How Is Cleanroom Cleanliness Measured?

by Technical Air Products

fan filter unit

One frequently asked question about cleanrooms is: How is cleanroom cleanliness measured? Companies that invest in cleanrooms want to know that they will be able to achieve their cleanliness specifications and also expand their capabilities if needed further down the road. Here we will define cleanliness and explain how fan filter units (FFUs) operate to achieve it. 

How Is Cleanroom Cleanliness Measured? 

A cleanroom is a controlled environment that limits the concentration of airborne particles to specification. That specification will vary based on the purpose of the room, but pollutants like dust, pollen, airborne microbes, and aerosol particles are filtered out to create a clean environment.

There are different cleanroom classes and they are determined by the air flow in the cleanroom.

The above chart shows the different classes of cleanrooms. They have specific parameters. For example, an ISO 5 cleanroom cannot have more than 3,520 particles >0.5 microns per cubic meter. To achieve an ISO5 cleanliness rating, the cleanroom airflow must be unidirectional and exchanged through a HEPA filter 240-600 times per hour. 

In order to achieve any level of cleanroom cleanliness, the cleanroom must have a clean physical design with materials that do not shed particulate matter. It must also have an airflow of filtered air that works to dilute the particulate matter present and force dirty air from the cleanroom.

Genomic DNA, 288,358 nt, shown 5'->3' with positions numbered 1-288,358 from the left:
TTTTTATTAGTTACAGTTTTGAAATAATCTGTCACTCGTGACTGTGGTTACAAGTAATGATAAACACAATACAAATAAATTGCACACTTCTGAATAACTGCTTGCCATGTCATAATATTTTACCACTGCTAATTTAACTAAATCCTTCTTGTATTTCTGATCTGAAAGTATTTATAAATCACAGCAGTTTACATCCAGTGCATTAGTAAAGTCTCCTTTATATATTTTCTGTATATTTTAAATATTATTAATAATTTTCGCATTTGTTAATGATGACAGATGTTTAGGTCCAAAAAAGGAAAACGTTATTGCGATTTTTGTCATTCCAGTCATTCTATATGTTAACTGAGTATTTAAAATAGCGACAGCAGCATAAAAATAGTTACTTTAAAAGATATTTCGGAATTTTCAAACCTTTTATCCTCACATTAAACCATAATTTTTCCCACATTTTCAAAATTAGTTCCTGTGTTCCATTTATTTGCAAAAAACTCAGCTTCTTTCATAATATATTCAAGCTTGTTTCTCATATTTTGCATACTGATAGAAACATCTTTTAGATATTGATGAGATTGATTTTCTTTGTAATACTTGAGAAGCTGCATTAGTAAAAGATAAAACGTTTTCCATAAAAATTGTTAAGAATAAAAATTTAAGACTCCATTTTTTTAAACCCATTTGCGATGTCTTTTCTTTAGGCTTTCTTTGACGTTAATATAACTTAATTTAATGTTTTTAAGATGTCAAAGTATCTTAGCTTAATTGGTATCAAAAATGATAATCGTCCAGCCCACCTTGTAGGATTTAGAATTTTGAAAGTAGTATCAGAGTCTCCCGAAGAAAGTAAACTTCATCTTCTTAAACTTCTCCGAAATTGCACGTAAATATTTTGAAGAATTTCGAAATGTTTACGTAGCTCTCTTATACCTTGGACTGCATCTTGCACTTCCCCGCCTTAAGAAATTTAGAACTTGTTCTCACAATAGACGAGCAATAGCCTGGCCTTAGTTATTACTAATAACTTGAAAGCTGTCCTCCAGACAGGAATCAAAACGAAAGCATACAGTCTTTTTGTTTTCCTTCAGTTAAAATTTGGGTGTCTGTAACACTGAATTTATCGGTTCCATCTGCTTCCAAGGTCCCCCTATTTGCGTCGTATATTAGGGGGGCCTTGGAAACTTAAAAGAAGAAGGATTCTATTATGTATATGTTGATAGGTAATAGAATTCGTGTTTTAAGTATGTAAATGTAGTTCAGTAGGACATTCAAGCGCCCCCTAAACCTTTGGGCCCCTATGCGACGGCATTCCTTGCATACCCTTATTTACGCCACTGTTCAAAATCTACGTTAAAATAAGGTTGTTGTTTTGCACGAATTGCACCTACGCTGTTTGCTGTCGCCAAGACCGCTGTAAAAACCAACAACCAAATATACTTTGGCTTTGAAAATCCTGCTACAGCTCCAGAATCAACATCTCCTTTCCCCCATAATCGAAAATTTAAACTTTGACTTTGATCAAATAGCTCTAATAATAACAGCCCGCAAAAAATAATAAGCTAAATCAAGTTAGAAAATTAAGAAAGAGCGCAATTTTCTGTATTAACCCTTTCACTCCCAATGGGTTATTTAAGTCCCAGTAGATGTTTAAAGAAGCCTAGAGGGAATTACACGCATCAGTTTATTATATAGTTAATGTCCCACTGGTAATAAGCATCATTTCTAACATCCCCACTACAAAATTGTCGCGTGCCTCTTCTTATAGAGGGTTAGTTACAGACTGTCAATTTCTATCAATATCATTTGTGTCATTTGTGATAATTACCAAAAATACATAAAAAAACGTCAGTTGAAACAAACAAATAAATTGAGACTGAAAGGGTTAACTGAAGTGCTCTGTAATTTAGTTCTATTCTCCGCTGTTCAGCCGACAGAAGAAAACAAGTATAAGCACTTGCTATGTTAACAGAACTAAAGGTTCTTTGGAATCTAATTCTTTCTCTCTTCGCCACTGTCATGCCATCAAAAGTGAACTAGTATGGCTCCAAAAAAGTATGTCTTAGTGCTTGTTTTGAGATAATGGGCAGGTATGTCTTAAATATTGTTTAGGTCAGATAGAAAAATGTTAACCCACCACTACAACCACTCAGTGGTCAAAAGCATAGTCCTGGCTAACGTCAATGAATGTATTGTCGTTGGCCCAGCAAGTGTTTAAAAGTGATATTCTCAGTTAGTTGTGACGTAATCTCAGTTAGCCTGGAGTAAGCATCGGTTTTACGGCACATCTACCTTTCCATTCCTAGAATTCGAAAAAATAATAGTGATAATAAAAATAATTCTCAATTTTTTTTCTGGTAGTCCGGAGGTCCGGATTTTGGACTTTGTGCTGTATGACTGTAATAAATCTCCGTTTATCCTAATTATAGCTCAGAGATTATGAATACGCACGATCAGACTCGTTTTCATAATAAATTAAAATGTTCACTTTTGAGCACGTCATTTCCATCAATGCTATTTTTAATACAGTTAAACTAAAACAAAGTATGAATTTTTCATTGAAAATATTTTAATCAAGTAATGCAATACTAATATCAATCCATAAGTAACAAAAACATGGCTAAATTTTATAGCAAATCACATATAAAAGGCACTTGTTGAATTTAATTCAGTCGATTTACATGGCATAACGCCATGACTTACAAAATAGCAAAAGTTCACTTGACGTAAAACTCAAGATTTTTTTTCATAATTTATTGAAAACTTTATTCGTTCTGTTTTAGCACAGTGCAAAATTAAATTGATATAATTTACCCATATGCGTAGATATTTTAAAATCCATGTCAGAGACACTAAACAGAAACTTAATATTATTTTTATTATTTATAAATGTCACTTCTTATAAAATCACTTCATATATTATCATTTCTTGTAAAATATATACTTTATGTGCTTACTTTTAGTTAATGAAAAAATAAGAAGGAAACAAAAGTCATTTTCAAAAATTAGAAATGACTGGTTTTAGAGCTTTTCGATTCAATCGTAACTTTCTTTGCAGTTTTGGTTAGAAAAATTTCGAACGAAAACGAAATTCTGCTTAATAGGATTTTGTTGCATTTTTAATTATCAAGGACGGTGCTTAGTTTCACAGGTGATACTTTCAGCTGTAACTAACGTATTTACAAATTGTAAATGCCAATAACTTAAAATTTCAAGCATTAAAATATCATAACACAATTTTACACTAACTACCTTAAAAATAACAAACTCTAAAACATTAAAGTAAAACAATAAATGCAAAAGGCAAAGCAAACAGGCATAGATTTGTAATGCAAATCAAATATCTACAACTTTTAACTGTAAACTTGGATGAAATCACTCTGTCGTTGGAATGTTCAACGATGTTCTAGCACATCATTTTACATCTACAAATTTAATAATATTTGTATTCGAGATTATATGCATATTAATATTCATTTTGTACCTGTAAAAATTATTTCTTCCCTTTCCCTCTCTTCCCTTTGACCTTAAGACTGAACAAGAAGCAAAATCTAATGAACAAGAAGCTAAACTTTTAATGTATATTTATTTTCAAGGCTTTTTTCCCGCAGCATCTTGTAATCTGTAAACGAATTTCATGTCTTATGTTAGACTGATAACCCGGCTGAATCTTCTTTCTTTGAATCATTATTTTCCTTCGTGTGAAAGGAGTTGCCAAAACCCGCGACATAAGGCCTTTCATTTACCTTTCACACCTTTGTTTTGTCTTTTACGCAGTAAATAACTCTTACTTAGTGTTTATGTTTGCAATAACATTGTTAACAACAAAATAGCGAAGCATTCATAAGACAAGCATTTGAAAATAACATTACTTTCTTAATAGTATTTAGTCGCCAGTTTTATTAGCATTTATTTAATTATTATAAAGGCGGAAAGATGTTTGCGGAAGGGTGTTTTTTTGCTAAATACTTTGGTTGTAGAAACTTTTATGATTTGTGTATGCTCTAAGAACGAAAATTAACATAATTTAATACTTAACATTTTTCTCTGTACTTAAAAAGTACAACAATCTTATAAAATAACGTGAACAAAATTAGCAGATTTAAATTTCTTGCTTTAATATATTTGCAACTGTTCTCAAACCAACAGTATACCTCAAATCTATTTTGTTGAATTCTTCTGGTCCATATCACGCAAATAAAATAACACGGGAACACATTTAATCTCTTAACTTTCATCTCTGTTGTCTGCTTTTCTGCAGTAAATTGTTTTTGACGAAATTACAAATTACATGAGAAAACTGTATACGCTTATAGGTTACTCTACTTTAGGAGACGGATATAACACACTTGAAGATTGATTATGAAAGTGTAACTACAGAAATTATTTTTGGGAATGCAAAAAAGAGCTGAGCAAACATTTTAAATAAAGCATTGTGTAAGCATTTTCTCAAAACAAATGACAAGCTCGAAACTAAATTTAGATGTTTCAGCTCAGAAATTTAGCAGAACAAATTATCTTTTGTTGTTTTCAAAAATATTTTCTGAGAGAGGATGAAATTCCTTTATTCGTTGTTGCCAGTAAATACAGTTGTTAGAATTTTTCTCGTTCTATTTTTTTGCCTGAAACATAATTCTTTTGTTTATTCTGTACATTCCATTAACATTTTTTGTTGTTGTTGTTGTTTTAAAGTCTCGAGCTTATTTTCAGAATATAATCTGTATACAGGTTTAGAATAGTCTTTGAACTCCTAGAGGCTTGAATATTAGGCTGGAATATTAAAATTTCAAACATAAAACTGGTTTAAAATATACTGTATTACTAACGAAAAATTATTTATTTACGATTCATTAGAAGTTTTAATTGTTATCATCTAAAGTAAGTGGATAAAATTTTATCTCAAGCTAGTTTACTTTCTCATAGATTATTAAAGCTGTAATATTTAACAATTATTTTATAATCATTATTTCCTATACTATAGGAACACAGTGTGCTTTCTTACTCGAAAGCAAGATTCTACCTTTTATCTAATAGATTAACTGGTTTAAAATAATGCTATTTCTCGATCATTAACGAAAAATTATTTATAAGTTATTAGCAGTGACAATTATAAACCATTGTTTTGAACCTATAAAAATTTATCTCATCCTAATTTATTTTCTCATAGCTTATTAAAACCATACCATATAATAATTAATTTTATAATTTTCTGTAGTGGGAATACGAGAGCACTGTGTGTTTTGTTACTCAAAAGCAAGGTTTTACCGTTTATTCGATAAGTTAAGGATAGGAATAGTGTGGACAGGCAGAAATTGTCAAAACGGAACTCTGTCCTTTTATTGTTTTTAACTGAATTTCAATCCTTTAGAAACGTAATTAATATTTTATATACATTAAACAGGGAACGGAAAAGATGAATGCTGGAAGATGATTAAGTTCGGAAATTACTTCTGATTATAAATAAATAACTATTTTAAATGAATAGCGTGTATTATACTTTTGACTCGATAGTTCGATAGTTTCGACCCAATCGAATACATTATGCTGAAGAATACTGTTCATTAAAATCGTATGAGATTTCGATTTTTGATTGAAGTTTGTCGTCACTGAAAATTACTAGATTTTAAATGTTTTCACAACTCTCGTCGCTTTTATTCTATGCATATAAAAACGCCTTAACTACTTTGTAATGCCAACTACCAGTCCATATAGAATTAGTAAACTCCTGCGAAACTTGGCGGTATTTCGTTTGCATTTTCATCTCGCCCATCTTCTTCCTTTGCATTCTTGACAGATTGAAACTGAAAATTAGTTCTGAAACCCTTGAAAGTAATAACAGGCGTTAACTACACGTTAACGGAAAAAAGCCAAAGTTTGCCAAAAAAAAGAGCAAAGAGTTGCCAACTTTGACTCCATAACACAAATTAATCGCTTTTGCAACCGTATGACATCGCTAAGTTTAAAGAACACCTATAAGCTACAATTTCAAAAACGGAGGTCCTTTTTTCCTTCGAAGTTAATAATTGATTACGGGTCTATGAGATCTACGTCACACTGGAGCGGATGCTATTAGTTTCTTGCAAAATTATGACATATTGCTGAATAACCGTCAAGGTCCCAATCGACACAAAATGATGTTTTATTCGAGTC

Fan Filter Units Create Airflow and Maintain Cleanliness

The way this is achieved is by using fan filter units (FFUs). There are different models of FFUs and they can utilize either HEPA or ULPA filters. A High Efficiency Particulate Air (HEPA) filter is 99.99% efficient at 0.3 microns. An Ultra Low Particulate Air (ULPA) filter is 99.999% efficient at 0.1 microns. This means it removes 99.999% of particles with a minimum particle penetration size of 100 nanometers.

Fan filter units filter air at between 90 to 100 feet per minute. This creates laminar airflow within the cleanroom, but it is not disruptive to the activities of people or objects within the room. Laminar airflow happens when all of the air within a space is moving in the same direction at the same velocity. Adding fan filter units will make the cleanroom cleaner by filtering out more particulate matter from the air. 

Measurements of particulate levels are taken with a particle counter at various points throughout the cleanroom. This is how cleanliness is determined. Not all areas of the cleanroom have to be filtered to the same standard. In fact, it’s common practice to have separate areas for gowning, for example. However, areas with more stringent cleanliness requirements must be kept separate to maintain the necessary standard. 

Many organizations choose to use modular cleanrooms instead of stick-built cleanrooms because they are easy to install and control, simple to maintain, and they can be added on to if the organization needs to expand its operations later on. Technical Air Products offers both softwall and rigidwall cleanrooms as well as the components and accessories necessary to make them operate, including FFUs. Please take a moment to go through our products to see what would best serve your cleanroom needs. 

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